About GENESIS: the Book of Origins

Genesis is the introductory book of the entire body of Hebrew sacred literature and of revealed truth in general.


The book of Genesis takes its name from the title given to it in the LXX version, which is derived from the heading of its ten parts he biblos geneseos (Genesis 2:4; Genesis 5:1; Genesis 6:9; Genesis 10:1; Genesis 11:10; Genesis 11:27; Genesis 25:12; Genesis 25:19; Genesis 36:1; Genesis 37:2). The Hebrews call the book bere’shît, meaning “in the beginning.” The recurring phrase “these are the tôledôt of” completes the various sections and points to immediately preceding material. It does not serve as a section heading and is comparable to the colophon that ended ancient Babylonian tablets.


As the book of beginnings Genesis recounts the beginning of the physical creation of all plant, animal, and human life, as well as human institutions and social relationships. The book illustrates (as does the entire Bible) the principle of selection. Those events necessary to introduce the drama of human redemption are narrated: the creation, the Fall, the Flood, the call of Abraham, and mention of the promised Redeemer (Genesis 3:15-16; Genesis 12:1-3; Genesis 49:10).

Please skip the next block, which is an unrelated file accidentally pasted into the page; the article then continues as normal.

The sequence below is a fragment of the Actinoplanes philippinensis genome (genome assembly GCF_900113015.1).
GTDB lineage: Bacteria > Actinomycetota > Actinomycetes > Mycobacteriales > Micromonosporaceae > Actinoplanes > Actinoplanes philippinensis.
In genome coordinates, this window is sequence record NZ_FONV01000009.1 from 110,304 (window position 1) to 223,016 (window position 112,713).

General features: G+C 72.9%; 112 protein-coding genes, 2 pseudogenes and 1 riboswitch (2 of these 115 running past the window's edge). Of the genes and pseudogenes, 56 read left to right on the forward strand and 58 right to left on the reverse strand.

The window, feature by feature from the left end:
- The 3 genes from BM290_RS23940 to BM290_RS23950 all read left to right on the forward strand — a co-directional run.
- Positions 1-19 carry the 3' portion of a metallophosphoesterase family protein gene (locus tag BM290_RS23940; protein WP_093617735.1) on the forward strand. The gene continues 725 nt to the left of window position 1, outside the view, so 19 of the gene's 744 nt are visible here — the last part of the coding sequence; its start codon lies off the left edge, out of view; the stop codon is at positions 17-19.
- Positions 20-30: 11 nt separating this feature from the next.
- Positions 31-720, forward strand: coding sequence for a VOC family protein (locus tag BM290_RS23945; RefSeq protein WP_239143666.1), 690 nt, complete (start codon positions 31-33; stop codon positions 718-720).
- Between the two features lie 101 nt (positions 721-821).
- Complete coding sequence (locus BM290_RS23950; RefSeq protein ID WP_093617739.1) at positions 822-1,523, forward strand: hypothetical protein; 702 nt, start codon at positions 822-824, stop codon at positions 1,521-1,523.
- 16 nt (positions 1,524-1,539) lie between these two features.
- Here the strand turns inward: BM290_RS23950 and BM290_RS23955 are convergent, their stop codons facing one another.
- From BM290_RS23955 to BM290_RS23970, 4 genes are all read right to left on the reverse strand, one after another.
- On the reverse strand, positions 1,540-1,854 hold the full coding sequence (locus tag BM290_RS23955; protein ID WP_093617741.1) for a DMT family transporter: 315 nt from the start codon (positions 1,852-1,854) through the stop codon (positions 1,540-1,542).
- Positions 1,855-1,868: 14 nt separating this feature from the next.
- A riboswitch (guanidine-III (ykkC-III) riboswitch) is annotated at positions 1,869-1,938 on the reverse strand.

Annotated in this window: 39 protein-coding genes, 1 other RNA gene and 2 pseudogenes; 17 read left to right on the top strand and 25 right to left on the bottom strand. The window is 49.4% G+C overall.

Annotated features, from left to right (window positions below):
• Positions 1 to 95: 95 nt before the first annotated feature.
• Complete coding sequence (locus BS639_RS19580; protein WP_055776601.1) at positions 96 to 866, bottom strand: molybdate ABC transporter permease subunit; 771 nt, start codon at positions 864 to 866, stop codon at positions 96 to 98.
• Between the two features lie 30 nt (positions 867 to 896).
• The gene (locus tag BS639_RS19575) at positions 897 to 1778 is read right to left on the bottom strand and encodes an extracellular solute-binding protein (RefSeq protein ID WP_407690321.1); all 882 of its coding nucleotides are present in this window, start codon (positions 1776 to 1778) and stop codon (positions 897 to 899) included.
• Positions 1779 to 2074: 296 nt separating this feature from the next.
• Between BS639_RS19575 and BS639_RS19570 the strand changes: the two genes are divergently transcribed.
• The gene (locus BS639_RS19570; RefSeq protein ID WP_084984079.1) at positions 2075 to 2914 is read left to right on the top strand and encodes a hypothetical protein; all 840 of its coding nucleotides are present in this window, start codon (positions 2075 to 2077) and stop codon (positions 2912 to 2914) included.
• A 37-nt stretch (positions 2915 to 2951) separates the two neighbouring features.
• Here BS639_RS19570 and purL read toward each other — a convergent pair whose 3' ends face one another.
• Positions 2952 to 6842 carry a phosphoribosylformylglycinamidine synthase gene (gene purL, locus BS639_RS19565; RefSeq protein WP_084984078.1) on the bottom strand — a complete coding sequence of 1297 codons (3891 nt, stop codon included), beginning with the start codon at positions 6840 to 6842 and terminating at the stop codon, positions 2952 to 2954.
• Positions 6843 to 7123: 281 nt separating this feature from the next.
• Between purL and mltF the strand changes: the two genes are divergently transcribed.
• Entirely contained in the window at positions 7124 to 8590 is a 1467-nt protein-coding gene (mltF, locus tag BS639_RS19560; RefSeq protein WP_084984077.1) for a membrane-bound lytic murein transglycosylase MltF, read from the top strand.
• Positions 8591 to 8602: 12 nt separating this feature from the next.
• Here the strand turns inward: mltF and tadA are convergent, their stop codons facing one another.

Literary Scheme

The narrative of Genesis is hung upon a genealogical skeleton marked by the phrase that occurs ten times: “These are the generations [tôledôt, “histories,” “family histories,” “narratives”] of.” So the Book of Genesis gives us an account of the families of mankind, their Creator, and God’s offer redemption from the sin that separates us from God.


Genesis leaves both the date of the creation of the world and of man an unsettled question. According to Genesis 1:1 the earth was created in the dateless past. The appearance of man upon the earth is described as accomplished by a direct act of God that occurred at least more than 4,000 years b.c. and perhaps as early as 7,000-10,000 b.c. However, any considerably earlier date for the creation of man such as the evolutionists’ greatly expanded ages is out of focus with the Genesis narratives.

Notes and Audio Lessons

Click on the links below to access notes and audio lessons on the book of Genesis.


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